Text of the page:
Know What’s Bugging You

As the weather warms up it is likely that we will be working outdoors, side-by-side with some potentially hazardous insects. Here are some samples of bothersome bugs that could result in serious health hazards.

BeeBees, Wasps, and Hornets are found throughout the United States. Their nests and hives may be found in trees, under roof eaves, or on equipment such
as ladders.

Some ways to prevent stings on the job:

  • Wear light-colored clothing, covering as much of the body as possible.
  • Avoid perfume scented toiletries.
  • Remain calm and still if a single stinging insect is flying around. If attacked by several stinging insects at once, run away.
  • If a bee comes inside your vehicle, stop the car slowly, and open all the windows.

If a worker is stung:

  • Have someone stay with the worker to be sure they do not have an allergic reaction.
  • Wash the sting area with soap and water.
  • Remove the stinger by wiping gauze over the area or by scraping a fingernail over the area. Never squeeze the stinger or use tweezers.
  • Apply ice to reduce swelling. Do not scratch.

Fire Ants are aggressive and inject venom. They are found mostly the southeastern United States, with limited presence in New Mexico, Arizona, and California.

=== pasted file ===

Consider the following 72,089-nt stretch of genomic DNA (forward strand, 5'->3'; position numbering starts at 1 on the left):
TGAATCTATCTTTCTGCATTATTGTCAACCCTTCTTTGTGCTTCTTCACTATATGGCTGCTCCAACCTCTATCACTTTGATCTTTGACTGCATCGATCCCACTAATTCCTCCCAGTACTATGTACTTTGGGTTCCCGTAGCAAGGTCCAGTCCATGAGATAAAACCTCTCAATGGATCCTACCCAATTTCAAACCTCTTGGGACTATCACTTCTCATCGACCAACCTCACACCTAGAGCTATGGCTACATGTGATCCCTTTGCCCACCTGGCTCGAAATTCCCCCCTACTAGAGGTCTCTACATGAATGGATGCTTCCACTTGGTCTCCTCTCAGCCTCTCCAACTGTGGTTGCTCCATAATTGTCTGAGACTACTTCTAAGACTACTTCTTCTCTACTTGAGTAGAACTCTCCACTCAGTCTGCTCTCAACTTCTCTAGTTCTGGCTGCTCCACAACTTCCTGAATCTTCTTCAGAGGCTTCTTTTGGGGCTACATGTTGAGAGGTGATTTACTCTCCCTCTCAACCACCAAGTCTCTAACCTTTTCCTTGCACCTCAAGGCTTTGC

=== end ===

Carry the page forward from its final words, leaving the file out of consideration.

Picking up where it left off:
Some ways to prevent bites on the job:

  • Do not disturb or stand on, or near, ant mounds.
  • Be careful when lifting items (including animal carcasses) off the ground, as they may be covered in ants.
  • Fire ants may also be found on trees or in water, so always look over the area before starting to work.

If a worker is bitten:

  • Wipe off ants briskly, as they will attach to the skin with their jaws.
  • Antihistamines may help.
  • Take the worker to an emergency medical facility immediately if a bite causes severe chest pain, nausea, severe sweating, loss of breath, serious swelling, or slurred speech.

Black Widow SpiderBlack Widow spiders are common in southern and western areas of the United States. They are usually found in woodpiles, under eaves, fences, and other areas where debris has accumulated. They may also be found living in outdoor toilets where flies are plentiful.

Brown Recluse SpiderThe Brown Recluse spider is commonly found in the midwestern and southern states. They are usually found in dry, sheltered areas such as underneath structures, logs, or in piles of rocks or leaves.

Some ways to prevent bites on the job:

  • Inspect or shake out any clothing, shoes, towels, or equipment before use.
  • Wear protective clothing.
  • Store apparel and outdoor equipment in tightly closed plastic bags.

If a worker is bitten:

  • Stay calm. Identify the type of spider if possible.
  • Wash the bite area with soap and water.
  • Apply a cold cloth or ice to reduce swelling.
  • Elevate bite area if possible.
  • Do not attempt to remove venom.
  • Notify your supervisor.
  • Immediately seek professional medical attention.

Employers should protect their workers from stinging insects by training them about: their risk of exposure, insect identification, how to prevent exposure, and what to do if stung. Workers with a history of severe allergic reactions to insect bites or stings should consider carrying an epinephrine auto injector (EpiPen) and should wear a medical identification bracelet or necklace stating their allergy. For more detailed information on insect safety on the job site please visit: